Frost, Nebraska contemplate going rogue
Nebraska continues to contemplate going rogue in light of the Big Ten’s decision to punt college football season until the spring.
Cornhuskers head coach Scott Frost repeated his opinion that college football should be played in 2020, counter to the conference announcement that it would not play the season in the fall as scheduled.
“We will continue to consult with medical experts and evaluate the situation as it emerges,” Frost, Nebraska president Ted Carter and chancellor Ronnie Green said in a joint statement Tuesday. “We hope it may be possible for our student athletes to have the opportunity to compete.”
Options could include participating with other conferences that have yet to postpone, including the Big 12, where Nebraska was once a member.
“We want to play a Big Ten schedule. I think the only reason we would look at any other options is if for some reason the Big Ten wasn’t playing and only a handful of teams from the Big Ten wanted to continue playing,” Frost said Monday. “I think if that’s the case, I think we’re prepared to look at any and all options.”
Big Ten commissioner Kevin Warren said on Tuesday after the announcement the league had postponed fall sports that he hopes all 14 member institutions would stick together. Dan Patrick reported on his radio show Monday that Nebraska and Iowa were dissenting in a 12-2 vote on delaying the 2020 season.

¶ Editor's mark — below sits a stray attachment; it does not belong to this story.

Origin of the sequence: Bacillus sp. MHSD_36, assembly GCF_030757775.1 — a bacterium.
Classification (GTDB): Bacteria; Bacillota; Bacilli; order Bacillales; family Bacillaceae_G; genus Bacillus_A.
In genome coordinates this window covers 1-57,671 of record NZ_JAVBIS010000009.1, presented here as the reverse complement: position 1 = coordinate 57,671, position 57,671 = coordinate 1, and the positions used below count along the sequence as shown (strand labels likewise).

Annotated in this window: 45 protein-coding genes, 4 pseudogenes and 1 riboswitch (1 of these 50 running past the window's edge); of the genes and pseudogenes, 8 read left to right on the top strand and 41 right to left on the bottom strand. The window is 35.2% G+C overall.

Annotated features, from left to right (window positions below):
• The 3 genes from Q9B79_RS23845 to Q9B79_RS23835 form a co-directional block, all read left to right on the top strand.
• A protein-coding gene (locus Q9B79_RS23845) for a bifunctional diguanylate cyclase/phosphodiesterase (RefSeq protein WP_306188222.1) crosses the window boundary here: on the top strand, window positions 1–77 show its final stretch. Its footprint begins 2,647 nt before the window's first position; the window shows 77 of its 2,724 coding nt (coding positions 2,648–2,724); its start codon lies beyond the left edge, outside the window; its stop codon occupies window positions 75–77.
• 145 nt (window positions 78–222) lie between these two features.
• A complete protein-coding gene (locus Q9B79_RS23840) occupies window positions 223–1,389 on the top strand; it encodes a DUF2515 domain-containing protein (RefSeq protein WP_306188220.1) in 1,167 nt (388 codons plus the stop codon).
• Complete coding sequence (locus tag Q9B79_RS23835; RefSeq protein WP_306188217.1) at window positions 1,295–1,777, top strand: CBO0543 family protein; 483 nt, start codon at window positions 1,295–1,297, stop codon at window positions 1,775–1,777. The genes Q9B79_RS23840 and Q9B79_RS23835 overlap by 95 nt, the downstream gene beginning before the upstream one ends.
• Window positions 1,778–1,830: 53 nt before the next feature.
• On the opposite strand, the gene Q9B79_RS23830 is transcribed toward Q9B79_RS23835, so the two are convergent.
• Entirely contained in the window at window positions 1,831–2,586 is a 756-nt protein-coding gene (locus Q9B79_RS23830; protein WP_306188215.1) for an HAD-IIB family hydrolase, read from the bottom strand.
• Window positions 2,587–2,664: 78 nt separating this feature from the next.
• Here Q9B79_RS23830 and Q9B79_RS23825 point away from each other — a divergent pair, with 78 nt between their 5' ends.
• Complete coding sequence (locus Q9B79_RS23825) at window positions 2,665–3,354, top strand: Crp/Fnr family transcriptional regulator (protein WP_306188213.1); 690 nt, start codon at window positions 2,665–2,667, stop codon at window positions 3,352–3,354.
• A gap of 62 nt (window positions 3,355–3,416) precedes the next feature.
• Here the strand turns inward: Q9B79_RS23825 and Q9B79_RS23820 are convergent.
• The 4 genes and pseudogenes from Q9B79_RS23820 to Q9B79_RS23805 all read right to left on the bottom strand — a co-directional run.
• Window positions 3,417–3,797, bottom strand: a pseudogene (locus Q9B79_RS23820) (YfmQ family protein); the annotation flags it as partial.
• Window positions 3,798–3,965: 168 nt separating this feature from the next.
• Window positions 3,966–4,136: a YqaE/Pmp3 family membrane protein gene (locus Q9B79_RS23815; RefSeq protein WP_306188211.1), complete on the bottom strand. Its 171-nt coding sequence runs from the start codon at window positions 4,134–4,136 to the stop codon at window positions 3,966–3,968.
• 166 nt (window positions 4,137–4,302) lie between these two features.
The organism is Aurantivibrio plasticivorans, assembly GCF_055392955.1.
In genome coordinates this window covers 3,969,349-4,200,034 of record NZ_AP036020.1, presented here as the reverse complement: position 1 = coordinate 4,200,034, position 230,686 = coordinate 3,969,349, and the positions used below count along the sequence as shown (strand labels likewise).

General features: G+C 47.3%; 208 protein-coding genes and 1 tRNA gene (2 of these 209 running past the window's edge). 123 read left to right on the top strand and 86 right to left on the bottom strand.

Michigan head coach Jim Harbaugh was against the Big Ten’s decision to delay the season until the spring. Harbaugh said in a statement on Tuesday that the Wolverines still want to compete.
“Our student-athletes and coaches want to compete,” Harbaugh said. “They have committed, trained and prepared their entire lives for this opportunity, and I know how much they’re disappointed at this time. I share in their disappointment today.
“We have shown over the weeks since returning to campus that we could meet the challenge and provide our student-athletes the opportunity of a fall football season. Our football team, our coaching staff, our support staff in Schembechler Hall have all stepped up, followed every rule, and done everything in their power magnificently to give all the opportunity to compete. I am extremely proud, thankful and appreciative of our team and how they have conducted and represented our program and university.”
Ohio State head coach Ryan Day said Monday he planned to “continue to fight” for his players.
–Field Level Media